My wife and I have been married for well over 40 years (to each other!), and we have found that we each do everything we can (and, what needs to be done at any given time) to not just make our own life more satisfying and comfortable but to make life more satisfying and comfortable for our spouse as well.  The more satisfying and comfortable we can make life for the person with whom we are living, the better our own life is.  It is a joint effort, but it NEVER comes down to percentages or who is doing the most or giving the most effort.  So what?  We are both working for the same purpose—to make our relationship more satisfying.

Szuchman and Anderson have written a terrific book.  They are fine writers, their concepts are accurate and helpful, their case studies are fun and interesting, and their advice and suggestions are both constructive and instructive.  I delighted in the economic references, and it certainly gives the book a different slant than many others of the same genre.  

Not only did the authors offer 9 pages of notes (302 items), but they clearly stated their investigation and research methods on pages xiii through xv of the introduction.

I am totally unaffected by the fact that some of the economic applications made may not be totally accurate—as one reviewer at (Benjamin Van Kammen) pointed out—these are amateurs (and they admit it), and it is really unlikely, as Kammen lamented in his review: “I am afraid that amateurs will read this book and come away with misconceptions about the assumptions and applicability of ideas such as rationality, neoclassical economics, temporal discounting, and information asymmetry.”  Seriously?

What makes this book more readable than many others is the authors’ sense of humor.  Their “take” on the world is delightful and delightfully engaging.  You may not discover anything that is totally new to you (however, I would be surprised by that since most readers will never have considered the possibility of applying some basic economic concepts to relationships!), but you will not just find the case studies interesting, you will find Szuchman and Anderson’s deft touch and humor so captivating you may not want to put the book down once you begin reading it.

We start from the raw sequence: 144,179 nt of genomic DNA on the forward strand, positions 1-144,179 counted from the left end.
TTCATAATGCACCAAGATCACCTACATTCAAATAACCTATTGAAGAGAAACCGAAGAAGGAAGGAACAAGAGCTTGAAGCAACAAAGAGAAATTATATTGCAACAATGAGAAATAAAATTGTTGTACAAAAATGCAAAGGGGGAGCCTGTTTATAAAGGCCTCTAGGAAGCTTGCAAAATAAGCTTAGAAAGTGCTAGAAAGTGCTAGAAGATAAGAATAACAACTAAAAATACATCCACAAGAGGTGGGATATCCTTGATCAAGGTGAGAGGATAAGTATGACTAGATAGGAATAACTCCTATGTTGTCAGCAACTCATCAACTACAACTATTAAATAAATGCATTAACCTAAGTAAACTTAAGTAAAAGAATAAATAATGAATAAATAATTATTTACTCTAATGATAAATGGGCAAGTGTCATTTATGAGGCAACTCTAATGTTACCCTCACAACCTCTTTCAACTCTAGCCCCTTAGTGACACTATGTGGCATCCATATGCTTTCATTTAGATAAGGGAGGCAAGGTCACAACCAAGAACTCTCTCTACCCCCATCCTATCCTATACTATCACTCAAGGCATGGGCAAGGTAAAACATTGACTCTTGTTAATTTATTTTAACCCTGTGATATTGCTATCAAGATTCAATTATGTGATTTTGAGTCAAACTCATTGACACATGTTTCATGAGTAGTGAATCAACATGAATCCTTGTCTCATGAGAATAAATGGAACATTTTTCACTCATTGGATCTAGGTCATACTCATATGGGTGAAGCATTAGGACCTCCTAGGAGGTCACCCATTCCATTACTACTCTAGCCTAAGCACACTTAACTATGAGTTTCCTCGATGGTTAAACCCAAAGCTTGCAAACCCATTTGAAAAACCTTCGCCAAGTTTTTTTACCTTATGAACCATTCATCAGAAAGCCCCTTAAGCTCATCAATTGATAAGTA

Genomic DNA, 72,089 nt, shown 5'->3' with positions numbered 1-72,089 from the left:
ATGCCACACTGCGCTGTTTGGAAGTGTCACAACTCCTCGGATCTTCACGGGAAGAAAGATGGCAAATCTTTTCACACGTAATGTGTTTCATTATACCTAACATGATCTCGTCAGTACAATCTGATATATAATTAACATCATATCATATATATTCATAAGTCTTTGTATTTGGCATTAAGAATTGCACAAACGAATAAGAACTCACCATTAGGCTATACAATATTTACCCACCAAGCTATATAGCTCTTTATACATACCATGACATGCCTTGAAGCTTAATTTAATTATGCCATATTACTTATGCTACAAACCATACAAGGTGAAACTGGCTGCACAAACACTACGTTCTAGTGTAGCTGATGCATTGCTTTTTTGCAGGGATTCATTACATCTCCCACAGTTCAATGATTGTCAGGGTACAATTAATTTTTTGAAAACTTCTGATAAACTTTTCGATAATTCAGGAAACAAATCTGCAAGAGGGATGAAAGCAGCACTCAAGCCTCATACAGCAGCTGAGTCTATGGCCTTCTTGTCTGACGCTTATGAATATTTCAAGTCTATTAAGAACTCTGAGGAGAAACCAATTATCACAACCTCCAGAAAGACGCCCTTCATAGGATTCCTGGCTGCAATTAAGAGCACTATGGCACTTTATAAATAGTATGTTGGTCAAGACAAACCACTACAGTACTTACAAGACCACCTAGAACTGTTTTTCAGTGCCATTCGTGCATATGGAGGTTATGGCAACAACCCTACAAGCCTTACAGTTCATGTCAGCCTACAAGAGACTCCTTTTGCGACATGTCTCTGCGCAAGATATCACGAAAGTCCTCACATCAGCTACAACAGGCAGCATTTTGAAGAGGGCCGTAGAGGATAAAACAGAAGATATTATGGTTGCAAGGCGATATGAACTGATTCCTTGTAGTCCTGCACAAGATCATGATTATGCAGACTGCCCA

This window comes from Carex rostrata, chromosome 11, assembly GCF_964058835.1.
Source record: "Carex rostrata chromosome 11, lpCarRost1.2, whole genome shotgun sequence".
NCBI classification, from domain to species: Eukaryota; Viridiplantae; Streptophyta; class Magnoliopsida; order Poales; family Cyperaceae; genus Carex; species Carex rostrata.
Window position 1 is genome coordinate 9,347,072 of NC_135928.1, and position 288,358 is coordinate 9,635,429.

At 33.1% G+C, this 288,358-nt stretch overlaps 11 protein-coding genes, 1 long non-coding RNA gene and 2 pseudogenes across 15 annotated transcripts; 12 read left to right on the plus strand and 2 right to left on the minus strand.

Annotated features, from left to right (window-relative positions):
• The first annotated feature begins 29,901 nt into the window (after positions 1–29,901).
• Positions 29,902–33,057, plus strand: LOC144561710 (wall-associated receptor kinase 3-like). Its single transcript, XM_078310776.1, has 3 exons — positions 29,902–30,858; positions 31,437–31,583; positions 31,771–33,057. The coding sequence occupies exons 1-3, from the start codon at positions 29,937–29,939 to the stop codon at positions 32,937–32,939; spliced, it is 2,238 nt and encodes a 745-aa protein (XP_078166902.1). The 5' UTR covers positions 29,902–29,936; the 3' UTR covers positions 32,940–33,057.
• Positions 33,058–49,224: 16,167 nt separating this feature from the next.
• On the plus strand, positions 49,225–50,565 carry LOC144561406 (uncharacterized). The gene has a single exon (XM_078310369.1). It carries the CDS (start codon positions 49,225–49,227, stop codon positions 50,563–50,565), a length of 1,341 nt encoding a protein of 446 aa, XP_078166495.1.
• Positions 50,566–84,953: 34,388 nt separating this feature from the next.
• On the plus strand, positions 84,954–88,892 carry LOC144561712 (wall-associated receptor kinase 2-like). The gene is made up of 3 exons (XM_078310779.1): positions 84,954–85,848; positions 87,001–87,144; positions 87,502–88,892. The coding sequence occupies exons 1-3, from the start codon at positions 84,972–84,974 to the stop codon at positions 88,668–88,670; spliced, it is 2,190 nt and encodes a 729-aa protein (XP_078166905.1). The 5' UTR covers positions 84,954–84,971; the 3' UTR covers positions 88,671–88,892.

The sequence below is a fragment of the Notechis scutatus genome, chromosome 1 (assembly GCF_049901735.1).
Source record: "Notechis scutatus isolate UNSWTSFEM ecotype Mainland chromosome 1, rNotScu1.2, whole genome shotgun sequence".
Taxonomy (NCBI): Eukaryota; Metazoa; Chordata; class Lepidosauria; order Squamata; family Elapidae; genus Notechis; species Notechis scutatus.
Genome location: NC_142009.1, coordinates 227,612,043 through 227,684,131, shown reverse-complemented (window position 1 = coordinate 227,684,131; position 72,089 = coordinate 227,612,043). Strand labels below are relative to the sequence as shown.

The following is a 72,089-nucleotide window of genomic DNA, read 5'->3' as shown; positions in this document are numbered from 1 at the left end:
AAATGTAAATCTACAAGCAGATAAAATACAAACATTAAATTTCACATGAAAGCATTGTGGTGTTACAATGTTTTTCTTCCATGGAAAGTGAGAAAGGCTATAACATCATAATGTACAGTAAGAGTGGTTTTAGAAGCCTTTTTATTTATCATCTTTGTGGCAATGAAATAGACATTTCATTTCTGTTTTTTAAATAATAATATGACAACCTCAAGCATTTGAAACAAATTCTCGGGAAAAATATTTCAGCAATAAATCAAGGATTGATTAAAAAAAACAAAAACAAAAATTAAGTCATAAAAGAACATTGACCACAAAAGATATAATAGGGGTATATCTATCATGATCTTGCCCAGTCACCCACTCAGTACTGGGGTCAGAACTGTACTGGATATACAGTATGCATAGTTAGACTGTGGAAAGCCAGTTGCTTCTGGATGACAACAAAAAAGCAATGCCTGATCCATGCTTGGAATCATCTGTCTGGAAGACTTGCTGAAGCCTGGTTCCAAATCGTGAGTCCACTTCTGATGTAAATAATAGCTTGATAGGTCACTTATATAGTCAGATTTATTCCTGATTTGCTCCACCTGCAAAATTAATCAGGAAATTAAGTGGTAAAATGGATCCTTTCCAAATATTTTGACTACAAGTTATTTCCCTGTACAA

Spousonomics: Using economics to master love, marriage, and dirty dishes can be purchased at Amazon.   

Monday, December 24, 2012

How to click with people: The secret to better relationships in business and in life

By Rick Kirschner

Book review by Richard L. Weaver II, Ph.D.

The first thing I looked for when I opened this book was a section on “Notes,” or “References,” or “Other Readings,” or anything that would give you a clue that Kirschner reached outside of himself and his own personal resources to write this book.  There are none at all.  There isn’t even an index to the book.

The second thing I looked for when I opened this book—after finding no sources of any kind!—was the degree to which Kirschner’s information is accurate.  I think there is no question on this; however, I found most of what he said to be common sense and common knowledge.  Anyone who operates in the world today—in any capacity, I might add—knows and uses this information.  Do we need it codified for us?  Probably not.  Does Kirschner add anything to the communication world?  Not very much.

All that being said, did I find Kirschner’s suggestions for dealing with troublesome others to be valuable or even useful.  Yes, I did.  And I believe that any book, article, set of information, or advice that helps people get along well (or better) with others is worthwhile. This book is full of hundreds of practical, useful suggestions for getting along well with others.